#ChildrensBook #Review by Lou The Primrose Railway Children By Jacqueline Wilson #JacquelineWilson @FansofJWilson @OfficialJWMag @RHKidsUK #ChildrensBook #ClassicsAdaptation #MiddleGrade

Today I have a review of The Primrose Railway Children by bestselling and hugely popular children’s author  – Jacqueline Wilson. Her books have included series such as Tracy Beaker, Hetty Feather and many more, tackling many subjects in the present and past. Now she is also tackling children’s classics. So, this is her revamped, modern take of E-Nesbitt’s The Railway Children.
I’ve talked many times about Jacqueline Wilson and her books to children, so it is an honour to actually be able to review one.
Discover more in the blurb and my thoughts about it in my review below.
Firstly, my thanks goes to the publisher – Penguin Random House Children’s UK for gifting me a copy of the book to review.

The Primrose Railway Children

Blurb

An unbelievable talent’ – David Walliams

From multi-million bestselling author Jacqueline Wilson and inspired by E. Nesbit’s timeless classic, The Primrose Railway Children is a gorgeous, heartwarming story of family secrets and new adventures.

Sit back and enjoy the journey!

Phoebe Robinson loves making up stories – just like her wonderful, imaginative Dad.

When he mysteriously disappears, Phoebe, Perry, Becks and their mum must leave everything behind and move to a small cottage in the middle of nowhere.

Struggling to feel at home and missing her Dad terribly, Phoebe’s only distraction is her guinea pig Daisy. Until the family discover the thrilling steam trains at the railway station and suddenly, every day is filled with adventure.

But Phoebe still can’t help wondering, what is Mum hiding and more worryingly is Dad okay?

Review

The Primrose Railway ChildrenJacqueline Wilson has been inspired by E. Nesbitt before with her retelling of the story Four Children and It, which she called 4 Children and It. This time she has been inspired by The Railway Children by her. My hope is that children reading these, will be also inspired to go to the original versions too and see the similarities and the differences and appreciate both authors and their talents. Let’s face it, Jacqueline Wilson is enormously talented and I honestly was amazed to be given the priveledge of reviewing her book. Not only am I a fan of The Railway Children, but I also totally appreciate in wonderment what Jacqueline Wilson brings to children literature. The big question is, however, is this re-inspired story actually any good and will it hit the mark?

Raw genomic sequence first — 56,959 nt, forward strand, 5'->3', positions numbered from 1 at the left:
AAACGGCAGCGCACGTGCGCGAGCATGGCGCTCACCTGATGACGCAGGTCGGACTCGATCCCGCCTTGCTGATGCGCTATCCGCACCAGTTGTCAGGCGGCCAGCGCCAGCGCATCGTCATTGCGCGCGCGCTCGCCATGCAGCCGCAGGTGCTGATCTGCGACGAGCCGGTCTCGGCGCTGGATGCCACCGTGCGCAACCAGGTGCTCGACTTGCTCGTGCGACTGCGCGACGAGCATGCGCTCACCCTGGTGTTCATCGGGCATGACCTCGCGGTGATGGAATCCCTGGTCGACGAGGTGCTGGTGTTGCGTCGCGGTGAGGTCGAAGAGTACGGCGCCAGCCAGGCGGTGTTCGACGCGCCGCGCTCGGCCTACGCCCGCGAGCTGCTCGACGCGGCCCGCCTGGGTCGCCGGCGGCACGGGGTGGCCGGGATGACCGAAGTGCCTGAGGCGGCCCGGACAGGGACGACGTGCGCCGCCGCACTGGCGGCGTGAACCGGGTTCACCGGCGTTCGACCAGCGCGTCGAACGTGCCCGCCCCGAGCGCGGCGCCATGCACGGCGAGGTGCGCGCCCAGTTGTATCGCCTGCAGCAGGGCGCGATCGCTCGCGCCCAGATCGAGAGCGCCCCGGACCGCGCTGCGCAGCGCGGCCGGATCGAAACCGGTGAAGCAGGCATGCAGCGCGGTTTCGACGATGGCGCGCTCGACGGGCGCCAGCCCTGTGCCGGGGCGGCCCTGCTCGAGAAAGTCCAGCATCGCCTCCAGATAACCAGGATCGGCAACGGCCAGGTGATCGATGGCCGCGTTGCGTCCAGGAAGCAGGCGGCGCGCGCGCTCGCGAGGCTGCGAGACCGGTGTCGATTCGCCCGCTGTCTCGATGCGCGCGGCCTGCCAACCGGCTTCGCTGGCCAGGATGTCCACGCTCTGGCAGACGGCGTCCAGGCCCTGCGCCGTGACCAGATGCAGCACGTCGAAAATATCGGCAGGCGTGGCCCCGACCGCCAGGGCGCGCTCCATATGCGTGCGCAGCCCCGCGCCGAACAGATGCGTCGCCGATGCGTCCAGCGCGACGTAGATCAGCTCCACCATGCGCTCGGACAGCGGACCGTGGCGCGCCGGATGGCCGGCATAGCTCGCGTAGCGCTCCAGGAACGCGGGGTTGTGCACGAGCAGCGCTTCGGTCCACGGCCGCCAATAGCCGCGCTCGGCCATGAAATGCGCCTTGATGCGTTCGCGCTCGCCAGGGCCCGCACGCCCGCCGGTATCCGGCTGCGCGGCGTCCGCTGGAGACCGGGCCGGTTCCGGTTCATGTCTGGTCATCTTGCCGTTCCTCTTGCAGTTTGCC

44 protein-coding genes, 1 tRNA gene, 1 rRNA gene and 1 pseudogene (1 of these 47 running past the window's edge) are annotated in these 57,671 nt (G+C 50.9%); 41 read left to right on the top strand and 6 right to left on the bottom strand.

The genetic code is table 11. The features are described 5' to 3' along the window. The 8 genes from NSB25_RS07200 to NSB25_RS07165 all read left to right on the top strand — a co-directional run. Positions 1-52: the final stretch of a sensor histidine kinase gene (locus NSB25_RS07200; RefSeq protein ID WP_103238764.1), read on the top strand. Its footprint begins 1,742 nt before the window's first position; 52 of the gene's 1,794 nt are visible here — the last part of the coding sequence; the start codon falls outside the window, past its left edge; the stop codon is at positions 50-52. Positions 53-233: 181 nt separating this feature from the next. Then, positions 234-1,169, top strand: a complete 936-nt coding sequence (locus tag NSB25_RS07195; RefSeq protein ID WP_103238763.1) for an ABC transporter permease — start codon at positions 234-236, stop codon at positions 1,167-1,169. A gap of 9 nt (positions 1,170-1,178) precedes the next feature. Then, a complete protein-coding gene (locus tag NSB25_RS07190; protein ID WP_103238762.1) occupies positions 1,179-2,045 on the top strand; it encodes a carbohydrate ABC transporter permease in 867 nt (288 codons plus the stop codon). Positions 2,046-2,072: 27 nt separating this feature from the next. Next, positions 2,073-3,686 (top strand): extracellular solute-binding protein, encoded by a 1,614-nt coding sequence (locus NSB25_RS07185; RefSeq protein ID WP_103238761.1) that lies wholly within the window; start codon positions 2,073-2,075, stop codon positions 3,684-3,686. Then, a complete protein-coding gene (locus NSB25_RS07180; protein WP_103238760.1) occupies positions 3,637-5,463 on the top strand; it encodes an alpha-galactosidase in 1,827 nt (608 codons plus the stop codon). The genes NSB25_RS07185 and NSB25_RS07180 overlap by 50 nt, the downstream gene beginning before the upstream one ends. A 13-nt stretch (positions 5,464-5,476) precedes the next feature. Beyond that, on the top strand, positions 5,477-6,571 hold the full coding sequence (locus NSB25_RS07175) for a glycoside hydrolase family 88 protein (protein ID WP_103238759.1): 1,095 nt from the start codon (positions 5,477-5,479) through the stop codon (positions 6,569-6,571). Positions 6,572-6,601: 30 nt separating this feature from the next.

The timing of this book is quite perfect, just ahead of a sequel to the film of The Railway Children. I myself love trains and adventure and The Primrose Railway Children is sure to spark this in those middle-grade readers who devour Jacqueline Wilson’s books with their eyes and imaginations.

The Primrose Railway Children is made up of Phoebe, Amelie, Perry and Becks and then there’s their mum and dad. It’s written in a way that brings everything bang up to date. This, a bit like the original, isn’t a sugary sweet book, but there are cute animals. There is still upheaval, financial difficulties, technology issues and family secrets, which brings depth and intrigue. There’s some great humour within the story, so it isn’t too heavy, although there are some weighty themes, but they, as ever with a book by Jacqueline Wilson, are treated well and with children in mind.

The book mixes the past and present in a way that may well feed children’s curiosity as the book mentions the Edwardians and steam trains that would have run then on lines like The Primrose Railway, which is gently encouraged through the characters in the book having a desire to find out more. There’s something respectful about this and also makes it sound okay for children to do this. The book also mentions other classic books too in a way that is so clever and again gently encouraging the next generation to read these too, especially with all whilst putting her own spin on things and creating a pleasurable story, that is also well illustrated, but not overly so.

With dad mysteriously gone, the void this leaves can be sorely felt through the family, but none more so than Phoebe. The intensity of the bond between her and her dad can be keenly felt. There’s the whole worry that he may be dead, but they don’t really know if he is dead or alive and readers see the children process this between their humour and their seriousness in conversations and behaviours.

There’s adventure around the trains, the train station and make a new friend in the station master, which is delightfully written, with so much to discover about The Primrose Railway. It’s also a story that talks about differences between urban and rural life, differences in families as a whole and growing up.

This is overall a book many children will find engrossing and is relatable, and also as respectfully done as it possibly could be as she also puts her own slant on the family she creates and their different characterisations and the reasoning for their dad to be away and all ends in quite a twist.

There are some nods to E. Nesbitt’s original story – The Railway Children and so beautifully done, Jacqueline Wilson has acknowledged her and written a bit at the back of the book about her and her stories and I like that she also encourages children to read them too.

Jacqueline Wilson has written a number of books now, that have revamped the children’s classics and hopefully children will like hers as well as then discovering the original authors and reading what they wrote too. The two combined would now be pretty powerful and children could gain a lot from reading both versions, and perhaps discover the joy of reading and trains too.

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